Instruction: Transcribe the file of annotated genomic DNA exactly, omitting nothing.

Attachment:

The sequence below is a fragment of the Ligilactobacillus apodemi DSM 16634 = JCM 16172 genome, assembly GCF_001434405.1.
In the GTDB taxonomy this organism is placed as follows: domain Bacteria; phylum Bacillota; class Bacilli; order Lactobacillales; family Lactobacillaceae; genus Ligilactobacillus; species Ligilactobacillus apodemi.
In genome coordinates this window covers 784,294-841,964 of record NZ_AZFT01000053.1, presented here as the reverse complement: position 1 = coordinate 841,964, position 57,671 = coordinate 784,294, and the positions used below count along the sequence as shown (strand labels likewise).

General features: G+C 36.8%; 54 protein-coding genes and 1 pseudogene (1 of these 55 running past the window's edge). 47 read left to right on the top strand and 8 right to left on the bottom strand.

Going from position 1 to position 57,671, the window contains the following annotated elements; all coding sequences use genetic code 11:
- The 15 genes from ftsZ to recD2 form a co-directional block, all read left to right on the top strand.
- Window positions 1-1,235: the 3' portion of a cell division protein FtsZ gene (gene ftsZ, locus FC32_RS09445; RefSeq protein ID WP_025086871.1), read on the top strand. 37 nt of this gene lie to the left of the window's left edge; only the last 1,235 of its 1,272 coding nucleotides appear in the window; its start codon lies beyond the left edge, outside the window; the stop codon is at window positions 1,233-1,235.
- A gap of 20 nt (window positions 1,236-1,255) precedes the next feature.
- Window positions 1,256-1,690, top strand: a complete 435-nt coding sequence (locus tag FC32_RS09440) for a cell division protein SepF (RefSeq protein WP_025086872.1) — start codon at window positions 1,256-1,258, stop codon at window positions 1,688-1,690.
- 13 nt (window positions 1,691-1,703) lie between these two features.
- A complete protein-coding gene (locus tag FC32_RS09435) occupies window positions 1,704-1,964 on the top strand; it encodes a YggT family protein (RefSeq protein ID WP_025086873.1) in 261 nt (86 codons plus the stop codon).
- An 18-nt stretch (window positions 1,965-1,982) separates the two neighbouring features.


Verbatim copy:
The sequence below is a fragment of the Ligilactobacillus apodemi DSM 16634 = JCM 16172 genome, assembly GCF_001434405.1.
In the GTDB taxonomy this organism is placed as follows: domain Bacteria; phylum Bacillota; class Bacilli; order Lactobacillales; family Lactobacillaceae; genus Ligilactobacillus; species Ligilactobacillus apodemi.
In genome coordinates this window covers 784,294-841,964 of record NZ_AZFT01000053.1, presented here as the reverse complement: position 1 = coordinate 841,964, position 57,671 = coordinate 784,294, and the positions used below count along the sequence as shown (strand labels likewise).

General features: G+C 36.8%; 54 protein-coding genes and 1 pseudogene (1 of these 55 running past the window's edge). 47 read left to right on the top strand and 8 right to left on the bottom strand.

Going from position 1 to position 57,671, the window contains the following annotated elements; all coding sequences use genetic code 11:
- The 15 genes from ftsZ to recD2 form a co-directional block, all read left to right on the top strand.
- Window positions 1-1,235: the 3' portion of a cell division protein FtsZ gene (gene ftsZ, locus FC32_RS09445; RefSeq protein ID WP_025086871.1), read on the top strand. 37 nt of this gene lie to the left of the window's left edge; only the last 1,235 of its 1,272 coding nucleotides appear in the window; its start codon lies beyond the left edge, outside the window; the stop codon is at window positions 1,233-1,235.
- A gap of 20 nt (window positions 1,236-1,255) precedes the next feature.
- Window positions 1,256-1,690, top strand: a complete 435-nt coding sequence (locus tag FC32_RS09440) for a cell division protein SepF (RefSeq protein WP_025086872.1) — start codon at window positions 1,256-1,258, stop codon at window positions 1,688-1,690.
- 13 nt (window positions 1,691-1,703) lie between these two features.
- A complete protein-coding gene (locus tag FC32_RS09435) occupies window positions 1,704-1,964 on the top strand; it encodes a YggT family protein (RefSeq protein ID WP_025086873.1) in 261 nt (86 codons plus the stop codon).
- An 18-nt stretch (window positions 1,965-1,982) separates the two neighbouring features.